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Jonathan Frakes Interview

Jonathan Frakes Interview

In a recent interview with Sci Fi, Jonathan Frakes talks about directing Trek films, He's long loving marriage to Genie Francis, Thomas Riker, and the Riker Strut.

Let's start with something at the most basic end of the spectrum, for people who may not know Star Trek, but also for those who've been affected by it in some meaningful way. Why should people watch Star Trek?

The vision of the future is probably the pat answer. I would think you should watch Star Trek because it’s great TV entertainment. It’s something where you can sit down with your entire family and proudly know that what you are about to see is not going to embarrass you or humiliate you and that the message and the way the message is related are morally, ethically and visually sound.

How is Jonathan Frakes like Commander William T. Riker?

He’s tall. He walks funny. He’s losing his hair. He plays the trombone. He has, at least from the second season onward, a glint in his eye. I was told during the first season by the late, great Gene Rodenberry that he wanted Riker to have a Gary Cooper stance and presence and never to smile. It’s very hard for me not to smile so I spent the first season being very rigid – and you can see it in the show – Riker’s really stiff and rigid, trying desperately not to smile and finally I think Gene, and other people who leapt in, said maybe we should let a little more Frakes seep into Riker.

At that point we had a writer on the show named Maurice Hurley who was executive producing with Rick Berman and he was a big advocate of writing for the actors, so they put the trombone stuff in for Riker (because I play the trombone­), an appreciation of jazz and I think it was Maurice’s fantasty that Riker starts to hit on some alien women in the tradition of The Great Captain Kirk. There were interesting encounters with women with rubber glued to their heads.

What about Thomas Riker, the dark side? Do you ever feel like you could have been darker and let rip a bit more?

Let me tell you something about Thomas Riker. Thomas is William T. Riker’s doppelganger, or clone, curiously played by me in LeVar Burton’s directorial debut. Thomas Riker also appeared on Deep Space Nine – Nana Visitor’s character let him go to prison and never bailed him out. What I’ve always found interesting about Thomas is that he could have been more villainous and evil, I’m sure. It was a challenge.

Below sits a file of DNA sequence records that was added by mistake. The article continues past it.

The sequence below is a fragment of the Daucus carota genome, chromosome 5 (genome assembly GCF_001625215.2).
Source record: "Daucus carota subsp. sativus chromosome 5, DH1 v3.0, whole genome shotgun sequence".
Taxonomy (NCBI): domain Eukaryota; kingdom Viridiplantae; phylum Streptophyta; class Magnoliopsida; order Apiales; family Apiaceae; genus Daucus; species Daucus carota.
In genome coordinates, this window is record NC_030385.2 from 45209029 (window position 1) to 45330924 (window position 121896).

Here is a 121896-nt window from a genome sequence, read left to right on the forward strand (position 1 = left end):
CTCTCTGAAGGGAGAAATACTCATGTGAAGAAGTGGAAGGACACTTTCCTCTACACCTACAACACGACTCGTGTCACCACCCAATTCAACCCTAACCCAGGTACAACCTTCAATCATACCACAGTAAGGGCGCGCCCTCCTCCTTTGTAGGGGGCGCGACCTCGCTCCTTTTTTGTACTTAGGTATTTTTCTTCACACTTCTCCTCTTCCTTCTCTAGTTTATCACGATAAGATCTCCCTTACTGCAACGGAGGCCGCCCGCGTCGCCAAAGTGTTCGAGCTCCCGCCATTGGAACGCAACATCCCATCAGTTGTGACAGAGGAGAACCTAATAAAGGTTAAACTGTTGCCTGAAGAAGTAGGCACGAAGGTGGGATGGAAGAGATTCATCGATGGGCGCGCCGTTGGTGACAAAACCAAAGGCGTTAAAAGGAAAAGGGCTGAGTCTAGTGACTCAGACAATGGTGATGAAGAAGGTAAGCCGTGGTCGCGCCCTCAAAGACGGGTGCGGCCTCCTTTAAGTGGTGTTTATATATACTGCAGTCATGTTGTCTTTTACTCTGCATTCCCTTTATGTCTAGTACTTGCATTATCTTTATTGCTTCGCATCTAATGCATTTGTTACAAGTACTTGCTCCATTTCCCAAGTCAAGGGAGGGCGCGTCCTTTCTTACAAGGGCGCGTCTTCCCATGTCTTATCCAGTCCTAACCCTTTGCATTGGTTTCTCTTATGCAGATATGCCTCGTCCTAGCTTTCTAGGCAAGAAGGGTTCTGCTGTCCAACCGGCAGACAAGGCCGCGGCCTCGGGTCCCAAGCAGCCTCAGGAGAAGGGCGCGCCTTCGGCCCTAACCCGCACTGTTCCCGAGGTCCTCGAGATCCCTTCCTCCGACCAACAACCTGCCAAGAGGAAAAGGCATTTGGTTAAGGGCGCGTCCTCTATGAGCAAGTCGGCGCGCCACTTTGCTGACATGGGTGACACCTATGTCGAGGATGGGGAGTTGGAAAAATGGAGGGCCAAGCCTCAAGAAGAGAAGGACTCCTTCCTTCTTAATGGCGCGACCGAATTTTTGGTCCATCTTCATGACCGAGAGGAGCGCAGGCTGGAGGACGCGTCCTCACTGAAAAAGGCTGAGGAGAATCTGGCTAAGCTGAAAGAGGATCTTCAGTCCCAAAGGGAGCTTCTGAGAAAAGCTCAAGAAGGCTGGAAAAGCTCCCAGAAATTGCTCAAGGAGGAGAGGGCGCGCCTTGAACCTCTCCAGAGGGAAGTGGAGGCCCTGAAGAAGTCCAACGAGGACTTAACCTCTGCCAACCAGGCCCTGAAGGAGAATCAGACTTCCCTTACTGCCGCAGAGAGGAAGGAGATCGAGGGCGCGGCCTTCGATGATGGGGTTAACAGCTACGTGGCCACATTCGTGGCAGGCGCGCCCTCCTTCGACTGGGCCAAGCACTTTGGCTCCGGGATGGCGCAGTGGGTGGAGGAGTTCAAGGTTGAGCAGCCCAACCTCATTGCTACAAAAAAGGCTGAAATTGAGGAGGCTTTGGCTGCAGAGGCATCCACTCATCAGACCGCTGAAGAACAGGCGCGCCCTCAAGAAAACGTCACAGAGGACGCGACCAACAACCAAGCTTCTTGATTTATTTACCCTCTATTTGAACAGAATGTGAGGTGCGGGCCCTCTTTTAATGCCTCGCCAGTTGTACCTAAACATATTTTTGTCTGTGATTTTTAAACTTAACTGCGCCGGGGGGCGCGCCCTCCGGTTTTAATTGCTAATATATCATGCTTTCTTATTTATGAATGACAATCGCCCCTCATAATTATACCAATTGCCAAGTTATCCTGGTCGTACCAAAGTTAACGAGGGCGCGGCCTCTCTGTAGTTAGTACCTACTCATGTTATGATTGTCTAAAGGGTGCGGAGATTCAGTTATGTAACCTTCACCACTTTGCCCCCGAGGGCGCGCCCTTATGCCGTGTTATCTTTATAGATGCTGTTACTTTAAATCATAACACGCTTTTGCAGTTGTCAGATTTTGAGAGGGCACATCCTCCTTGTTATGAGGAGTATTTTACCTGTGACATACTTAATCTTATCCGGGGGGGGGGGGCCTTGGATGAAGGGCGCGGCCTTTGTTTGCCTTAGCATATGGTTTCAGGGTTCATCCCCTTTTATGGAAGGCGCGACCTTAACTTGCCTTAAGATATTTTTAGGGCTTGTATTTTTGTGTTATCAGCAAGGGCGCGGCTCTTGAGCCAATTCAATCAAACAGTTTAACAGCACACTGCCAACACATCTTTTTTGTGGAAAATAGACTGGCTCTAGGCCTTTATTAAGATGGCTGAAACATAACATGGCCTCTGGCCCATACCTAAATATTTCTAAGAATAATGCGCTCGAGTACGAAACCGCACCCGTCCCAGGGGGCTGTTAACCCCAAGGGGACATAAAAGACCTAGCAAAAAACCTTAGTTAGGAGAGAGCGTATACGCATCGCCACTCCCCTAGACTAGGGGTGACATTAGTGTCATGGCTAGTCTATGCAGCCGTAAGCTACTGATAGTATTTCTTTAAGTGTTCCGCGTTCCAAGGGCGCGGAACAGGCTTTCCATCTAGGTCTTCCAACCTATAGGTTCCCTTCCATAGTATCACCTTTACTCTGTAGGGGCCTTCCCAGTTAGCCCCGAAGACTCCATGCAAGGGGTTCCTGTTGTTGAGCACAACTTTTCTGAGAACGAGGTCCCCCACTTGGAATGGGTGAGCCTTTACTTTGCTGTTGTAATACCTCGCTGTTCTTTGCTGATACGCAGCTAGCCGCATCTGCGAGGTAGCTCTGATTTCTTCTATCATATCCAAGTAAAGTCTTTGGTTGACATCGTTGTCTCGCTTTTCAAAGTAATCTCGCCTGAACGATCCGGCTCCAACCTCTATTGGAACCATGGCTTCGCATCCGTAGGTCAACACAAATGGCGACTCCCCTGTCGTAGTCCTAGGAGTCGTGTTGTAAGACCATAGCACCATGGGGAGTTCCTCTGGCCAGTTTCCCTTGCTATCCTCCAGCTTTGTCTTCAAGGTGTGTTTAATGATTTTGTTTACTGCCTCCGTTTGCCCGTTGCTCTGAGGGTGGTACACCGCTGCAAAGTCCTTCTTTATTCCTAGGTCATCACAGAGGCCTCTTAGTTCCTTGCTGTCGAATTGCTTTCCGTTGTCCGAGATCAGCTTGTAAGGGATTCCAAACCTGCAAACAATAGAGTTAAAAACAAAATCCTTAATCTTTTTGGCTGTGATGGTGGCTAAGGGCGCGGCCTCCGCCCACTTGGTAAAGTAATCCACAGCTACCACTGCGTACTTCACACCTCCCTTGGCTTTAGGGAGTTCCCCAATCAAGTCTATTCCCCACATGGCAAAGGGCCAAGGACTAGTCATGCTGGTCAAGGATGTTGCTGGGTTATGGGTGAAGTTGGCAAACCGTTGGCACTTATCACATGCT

I never really accomplished the division that Brent did with his split Data/Lore, those two wonderful Dr Jeckyll and Mr Hyde characters, but what I remember most about Thomas Riker was Marina Sirtis – who plays Counsellor Troi, my wonderful, favourite acting partner and TV and movie wife – said to me in all seriousness, “Jonathan, I think Thomas Riker is much cuter than Will Riker”. How she came to that conclusion I’m not sure. Why? I’m not sure. But she swears by it.

Were there any times when Genie might have been a bit perturbed by your on-screen chemistry with Marina Sirtis?

I don’t think Genie is ever perturbed by my on-screen chemistry. She and Marina are Frake-buds. What’s fun is to go out with the two of them and have people recognise how lucky I am to be with both of my wives. My wife has a relationship, a 25 year marriage to a character called Luke on the show General Hospital, so there’s a long history of our family being married to other people!

Let’s talk about your back. Everybody knows your back was hurt moving furniture but what I’d like to know is the full story.

People are interested in this?

Absolutely. That walk! People have got to know.

Well the walk is stolen from an actor named John Cullum but I think it might be a direct result of the pulled muscles behind the scapula. When I went to New York City I was arguably the worst waiter in the history of New York – as a struggling actor being a waiter is part of your “coming of age”. I was working lunches at a fancy-schmancy French restaurant on the Upper West Side and I had unfortunately opened a bottle of red wine into a woman’s lap, which was messy at best, but some time during that period I said to the owner of the restaurant, “I need to work nights here because I’m an actor and I need to go out an pound the pavement. I’ve got to try to get a job.”

And he looked at me in the eye and frankly said, “You’re not good enough to work here at night."

So I became a moving man and I signed up with the unfortunately named moving company The Walk-Up King & His Trustworthy Stepbrothers. I was one of the Trustworthy Stepbrothers with my dear friend, a songwriter named Tom Skyler, who’s in Nashville, and at one point in a walk-up on the West Side we were moving a small piano, which is something stupid to move with two people, and I remember hearing Skyler’s usual baritone change to a voice that sounded something like this (pained high-pitched whisper), “ Jona… Jonathaaan?” and I knew there was trouble on that end of the piano. So I tried to take the weight on my end of the piano and hence now we have what is Riker’s walk. Now there is much more information than you need! (source Sci Fi)

Read the full article here.

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